I come to you in my late 20s, a mother of many, and in some ways; broken. When something breaks, typically we inspect it to determine if it can be fixed- if so, we must decide if it’s worth fixing. I may not want to fix a broken glass jar if I only paid 5 dollars for it and fixing it would require 10. However, when it comes to a person being broken, there is no price too high for them to be “fixed”.
The funny thing about people though, is that once we fix the most noticeable cracks we see a thousand more than need fixing! In other words, this is a lifelong process of healing those fractured lines. The first step is to acknowledge that we do indeed have cracks that must be fixed, and some of us are more broken than others.
When I was a preteen, I decided that I didn’t want to live anymore. I stood on my wooden balcony in my two story rented home and wondered if jumping onto the concrete below would suffice. Images of broken bones and still surviving kept me from that jump. I had many daydreams of tying rope onto my ceiling fan and hanging myself there, I pictured the reactions and my funeral. I thought to myself, then they will know my pain.
As a young teenager, barely past 14, I gave up all pretenses and let it all go. My mother spent the next several years desperately trying to keep her only child alive. The despair is not something that words can ever adequately express; something akin to drowning daily, but hopelessness is the what drives the thoughts of suicide.
Hopelessness. Think about it for a moment! What gives a laboring woman the strength to go on in the midst of her worst pain? Hope! She is fighting for that baby, the hope of holding him in her arms and cradling him against her skin. The pain is overwhelming for many of us, but yet we dig deep and find the strength to push our baby into this world and into our arms.
Hope keeps her strong. Hopelessness is what drives the severely depressed person to finally end it all. They cannot see a way out of the suffering. Maybe they have tried, almost certainly they have. They have probably tried many, many times; because people do not give up on life easily. Death is not the first choice in one who suffers, it is only the last act of one who has abandoned all hope.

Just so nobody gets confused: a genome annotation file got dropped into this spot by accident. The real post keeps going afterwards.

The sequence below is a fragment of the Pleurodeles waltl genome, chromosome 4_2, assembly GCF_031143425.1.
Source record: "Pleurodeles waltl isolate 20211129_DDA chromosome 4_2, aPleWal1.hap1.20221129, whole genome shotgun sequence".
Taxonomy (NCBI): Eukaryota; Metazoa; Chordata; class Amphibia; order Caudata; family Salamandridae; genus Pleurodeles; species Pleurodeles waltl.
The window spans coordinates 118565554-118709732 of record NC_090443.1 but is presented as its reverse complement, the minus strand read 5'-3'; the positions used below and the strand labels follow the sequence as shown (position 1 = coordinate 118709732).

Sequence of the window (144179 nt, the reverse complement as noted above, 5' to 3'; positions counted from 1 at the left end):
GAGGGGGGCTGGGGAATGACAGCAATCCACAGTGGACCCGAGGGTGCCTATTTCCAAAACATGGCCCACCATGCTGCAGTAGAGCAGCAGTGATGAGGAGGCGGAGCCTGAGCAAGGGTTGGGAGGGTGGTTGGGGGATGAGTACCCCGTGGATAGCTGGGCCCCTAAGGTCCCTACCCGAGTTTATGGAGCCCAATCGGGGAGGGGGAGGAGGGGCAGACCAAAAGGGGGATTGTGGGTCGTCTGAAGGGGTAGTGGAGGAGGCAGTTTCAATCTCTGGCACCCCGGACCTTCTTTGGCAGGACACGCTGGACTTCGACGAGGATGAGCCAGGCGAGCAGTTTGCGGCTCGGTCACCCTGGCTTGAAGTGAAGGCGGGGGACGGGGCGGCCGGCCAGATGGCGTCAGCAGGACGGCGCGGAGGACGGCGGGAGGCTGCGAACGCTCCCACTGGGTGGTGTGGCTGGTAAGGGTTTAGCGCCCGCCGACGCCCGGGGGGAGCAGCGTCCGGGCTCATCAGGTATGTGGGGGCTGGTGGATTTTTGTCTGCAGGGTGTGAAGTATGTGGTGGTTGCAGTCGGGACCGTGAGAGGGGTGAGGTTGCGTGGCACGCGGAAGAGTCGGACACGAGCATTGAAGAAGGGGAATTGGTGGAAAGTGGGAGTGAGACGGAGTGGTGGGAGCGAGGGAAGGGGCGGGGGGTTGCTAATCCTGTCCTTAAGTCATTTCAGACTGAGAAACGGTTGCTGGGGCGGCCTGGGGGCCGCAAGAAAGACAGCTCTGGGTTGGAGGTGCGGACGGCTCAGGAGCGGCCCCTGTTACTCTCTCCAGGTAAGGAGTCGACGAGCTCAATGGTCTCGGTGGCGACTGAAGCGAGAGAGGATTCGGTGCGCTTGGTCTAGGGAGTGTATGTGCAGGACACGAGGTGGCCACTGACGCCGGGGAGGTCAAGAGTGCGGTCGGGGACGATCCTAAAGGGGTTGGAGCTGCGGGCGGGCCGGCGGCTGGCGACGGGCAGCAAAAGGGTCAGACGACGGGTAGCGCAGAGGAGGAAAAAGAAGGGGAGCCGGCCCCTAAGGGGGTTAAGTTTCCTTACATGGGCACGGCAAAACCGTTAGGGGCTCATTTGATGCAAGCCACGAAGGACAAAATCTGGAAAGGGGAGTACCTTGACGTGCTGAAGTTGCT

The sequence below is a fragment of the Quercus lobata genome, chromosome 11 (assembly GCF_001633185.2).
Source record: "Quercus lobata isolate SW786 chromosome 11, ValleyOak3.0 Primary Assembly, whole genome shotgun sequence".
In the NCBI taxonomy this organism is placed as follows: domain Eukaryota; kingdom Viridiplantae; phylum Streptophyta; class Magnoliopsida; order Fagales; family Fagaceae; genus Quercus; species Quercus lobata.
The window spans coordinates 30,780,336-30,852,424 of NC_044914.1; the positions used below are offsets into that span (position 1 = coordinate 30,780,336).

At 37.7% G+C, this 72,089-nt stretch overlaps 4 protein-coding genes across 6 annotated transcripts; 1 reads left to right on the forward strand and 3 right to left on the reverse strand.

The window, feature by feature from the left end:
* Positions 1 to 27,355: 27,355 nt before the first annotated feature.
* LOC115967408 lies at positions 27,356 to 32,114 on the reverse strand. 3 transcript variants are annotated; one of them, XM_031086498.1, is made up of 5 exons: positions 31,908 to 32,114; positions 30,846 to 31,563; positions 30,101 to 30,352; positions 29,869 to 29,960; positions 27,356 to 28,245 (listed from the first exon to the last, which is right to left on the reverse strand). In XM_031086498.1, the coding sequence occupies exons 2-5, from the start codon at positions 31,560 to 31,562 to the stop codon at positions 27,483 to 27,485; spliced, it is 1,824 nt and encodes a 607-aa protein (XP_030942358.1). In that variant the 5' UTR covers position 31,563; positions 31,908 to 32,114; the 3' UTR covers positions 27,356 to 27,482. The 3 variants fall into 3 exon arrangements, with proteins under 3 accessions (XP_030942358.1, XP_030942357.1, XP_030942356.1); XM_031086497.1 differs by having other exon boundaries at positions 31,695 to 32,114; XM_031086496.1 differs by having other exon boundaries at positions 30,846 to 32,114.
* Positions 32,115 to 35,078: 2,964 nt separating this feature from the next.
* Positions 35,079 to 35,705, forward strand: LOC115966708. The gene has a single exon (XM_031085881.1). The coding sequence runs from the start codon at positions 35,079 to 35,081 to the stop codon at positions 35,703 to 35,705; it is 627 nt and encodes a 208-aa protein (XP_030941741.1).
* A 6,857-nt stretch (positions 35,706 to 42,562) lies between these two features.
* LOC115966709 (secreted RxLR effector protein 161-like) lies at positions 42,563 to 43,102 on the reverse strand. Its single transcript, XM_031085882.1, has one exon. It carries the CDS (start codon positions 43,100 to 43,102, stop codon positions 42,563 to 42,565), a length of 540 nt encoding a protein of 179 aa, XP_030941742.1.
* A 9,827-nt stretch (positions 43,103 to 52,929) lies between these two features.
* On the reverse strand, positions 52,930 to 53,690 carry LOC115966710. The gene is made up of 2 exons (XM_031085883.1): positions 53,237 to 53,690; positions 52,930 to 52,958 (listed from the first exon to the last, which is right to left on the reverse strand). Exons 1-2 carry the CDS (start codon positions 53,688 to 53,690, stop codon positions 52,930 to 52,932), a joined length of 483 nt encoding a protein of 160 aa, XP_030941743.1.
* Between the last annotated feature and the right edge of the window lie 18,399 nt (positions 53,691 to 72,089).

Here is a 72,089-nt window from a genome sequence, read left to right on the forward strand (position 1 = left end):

I know. I didn’t try it as a preteen, but when I was 19 and in the military (a horrible attempt at stability) I went into a bathroom stall and methodically swallowed an enormous bottle of pills. There were only a few remaining, my stomach could not bear a single one more. I wrote a quick note about how sorry I was inside my pocket bible they gave to us all before boot camp, and then I made my way to my bunk for my forever sleep—only I didn’t make it. My bunk-mates noticed my woozy behavior due to the pills shutting down my ability to speak or walk properly, and urgently called one of our drill sergeants. He picked me up and put me over his shoulder. I remember seeing ambulance lights before the world went black.
I assume they pumped my stomach but I have no recollection of it. I woke up attached to a lot of tubes and machines. I didn’t feel relief, nor did I feel sadness or anger. I felt only indifference.
My story is too big to be told in this single blog post, but my brokenness was a constant battle for me. The simplest things in life caused my strength to go falling down like a house of cards. I just could not endure- until I could!
Slowly. Very slowly.
Painfully. Very painfully.
In spurts and sputters and stops, I started to make my way down this long journey called recovery.
Along the way, I have gathered more beauty to myself than I ever imagined in even my wildest dreams. How does a dead woman feel when she comes back to life? This is me, every day that I breath; every day that I live this life with these beautiful children and husband.
Nothing is perfect. There have been more falls, more mistakes, more backsliding than I wish to admit were true. I wish I could say that at the age of 21 I was baptized in the water of redemption, in a magnificent lake surrounded by wonderful people, and I never messed up again. Those old broken lines never showed up, and new ones never formed. But that would be a lie, and I am not here to lie to you.
I will be honest, even brutally so. The truth will set us free, and what is said in the light the darkness cannot grab a hold of. So, here I am. A mother. In recovery. Living. Alive! Open my heart and see if anything reflects your experiences. Take what is helpful, and leave the rest. Forgive me if I lack insight, or the ability to say the right thing. All I offer is my story, which has not even begun to end; and my hand open to your hand, so we can pull one another up as we walk this road of recovery and motherhood together.
I wish you peace today. Shalom.
Psalm 143:7 He heals the brokenhearted and binds up their wounds.
Romans 12:15 Rejoice with those who rejoice, weep with those who weep
Ecclesiastes 4:9-10 Two are better than one, because they have a good return for their labor: 10 If either of them falls down, one can help the other up. But pity anyone who falls and has no one to help them up.